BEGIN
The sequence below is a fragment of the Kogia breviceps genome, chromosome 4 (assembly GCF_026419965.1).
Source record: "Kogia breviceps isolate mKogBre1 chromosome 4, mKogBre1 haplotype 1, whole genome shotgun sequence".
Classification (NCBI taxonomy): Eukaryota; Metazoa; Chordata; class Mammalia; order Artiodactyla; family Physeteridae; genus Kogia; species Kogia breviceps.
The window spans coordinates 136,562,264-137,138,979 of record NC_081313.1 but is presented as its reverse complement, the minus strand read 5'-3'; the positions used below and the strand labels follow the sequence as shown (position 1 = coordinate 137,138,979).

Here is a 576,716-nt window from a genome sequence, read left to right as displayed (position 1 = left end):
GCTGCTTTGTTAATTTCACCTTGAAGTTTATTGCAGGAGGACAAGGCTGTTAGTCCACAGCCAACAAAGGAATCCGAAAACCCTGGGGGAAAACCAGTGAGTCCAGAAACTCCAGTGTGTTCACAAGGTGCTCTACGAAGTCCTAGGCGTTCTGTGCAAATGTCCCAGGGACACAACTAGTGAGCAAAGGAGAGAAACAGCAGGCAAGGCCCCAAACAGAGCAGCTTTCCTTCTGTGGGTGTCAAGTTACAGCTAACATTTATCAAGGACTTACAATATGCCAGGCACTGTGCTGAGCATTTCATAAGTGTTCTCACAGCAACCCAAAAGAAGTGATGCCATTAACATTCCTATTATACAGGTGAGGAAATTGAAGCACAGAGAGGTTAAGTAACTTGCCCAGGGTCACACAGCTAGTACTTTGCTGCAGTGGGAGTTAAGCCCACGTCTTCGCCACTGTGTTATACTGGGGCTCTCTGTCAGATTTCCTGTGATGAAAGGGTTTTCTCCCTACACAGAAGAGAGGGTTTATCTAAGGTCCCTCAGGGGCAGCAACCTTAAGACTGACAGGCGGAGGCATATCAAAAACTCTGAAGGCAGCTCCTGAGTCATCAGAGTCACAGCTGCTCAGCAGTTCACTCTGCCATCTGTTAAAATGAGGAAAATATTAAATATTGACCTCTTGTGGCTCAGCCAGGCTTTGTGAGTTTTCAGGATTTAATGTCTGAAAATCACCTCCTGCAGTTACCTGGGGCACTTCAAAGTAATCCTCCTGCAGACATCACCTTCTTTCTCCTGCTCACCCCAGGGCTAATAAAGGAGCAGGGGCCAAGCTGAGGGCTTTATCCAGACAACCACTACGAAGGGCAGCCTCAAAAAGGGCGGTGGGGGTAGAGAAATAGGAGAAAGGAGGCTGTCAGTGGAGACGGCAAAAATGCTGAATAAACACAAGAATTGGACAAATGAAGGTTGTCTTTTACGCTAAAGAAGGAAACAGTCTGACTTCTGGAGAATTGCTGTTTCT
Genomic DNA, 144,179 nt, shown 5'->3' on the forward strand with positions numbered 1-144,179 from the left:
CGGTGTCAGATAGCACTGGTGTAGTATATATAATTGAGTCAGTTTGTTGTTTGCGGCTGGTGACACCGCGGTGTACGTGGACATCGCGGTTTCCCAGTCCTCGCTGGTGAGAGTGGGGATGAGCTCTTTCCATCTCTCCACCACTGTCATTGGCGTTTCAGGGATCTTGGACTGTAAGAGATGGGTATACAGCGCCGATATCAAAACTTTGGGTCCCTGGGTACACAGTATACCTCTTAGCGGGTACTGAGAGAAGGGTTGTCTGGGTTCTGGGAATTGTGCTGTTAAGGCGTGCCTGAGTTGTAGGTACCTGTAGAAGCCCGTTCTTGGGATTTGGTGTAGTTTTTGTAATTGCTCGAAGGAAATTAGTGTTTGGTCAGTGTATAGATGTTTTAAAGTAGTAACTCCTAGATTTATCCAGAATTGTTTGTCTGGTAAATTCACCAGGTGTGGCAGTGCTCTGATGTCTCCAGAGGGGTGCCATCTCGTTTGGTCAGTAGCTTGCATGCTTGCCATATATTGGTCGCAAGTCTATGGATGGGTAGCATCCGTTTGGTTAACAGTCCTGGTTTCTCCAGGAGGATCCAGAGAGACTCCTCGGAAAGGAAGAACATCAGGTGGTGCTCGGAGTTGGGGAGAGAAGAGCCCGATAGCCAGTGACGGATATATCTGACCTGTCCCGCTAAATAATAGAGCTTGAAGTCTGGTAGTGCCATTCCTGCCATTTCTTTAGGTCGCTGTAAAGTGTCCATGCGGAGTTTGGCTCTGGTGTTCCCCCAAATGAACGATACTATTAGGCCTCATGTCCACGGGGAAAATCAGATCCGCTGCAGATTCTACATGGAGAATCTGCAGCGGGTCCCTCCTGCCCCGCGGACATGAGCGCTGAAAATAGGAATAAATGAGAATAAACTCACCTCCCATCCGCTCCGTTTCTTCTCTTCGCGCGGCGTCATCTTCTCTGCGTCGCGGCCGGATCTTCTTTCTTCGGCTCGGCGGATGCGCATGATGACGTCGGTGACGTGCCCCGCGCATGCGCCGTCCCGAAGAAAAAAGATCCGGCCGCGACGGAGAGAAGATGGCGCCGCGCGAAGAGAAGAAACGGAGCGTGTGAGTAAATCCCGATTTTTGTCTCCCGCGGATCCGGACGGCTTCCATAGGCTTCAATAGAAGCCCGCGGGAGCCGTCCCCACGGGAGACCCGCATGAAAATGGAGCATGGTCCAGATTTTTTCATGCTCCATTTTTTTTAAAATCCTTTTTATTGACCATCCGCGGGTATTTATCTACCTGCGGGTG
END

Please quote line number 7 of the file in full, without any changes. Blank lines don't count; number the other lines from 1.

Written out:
Genomic DNA, 144,179 nt, shown 5'->3' on the forward strand with positions numbered 1-144,179 from the left: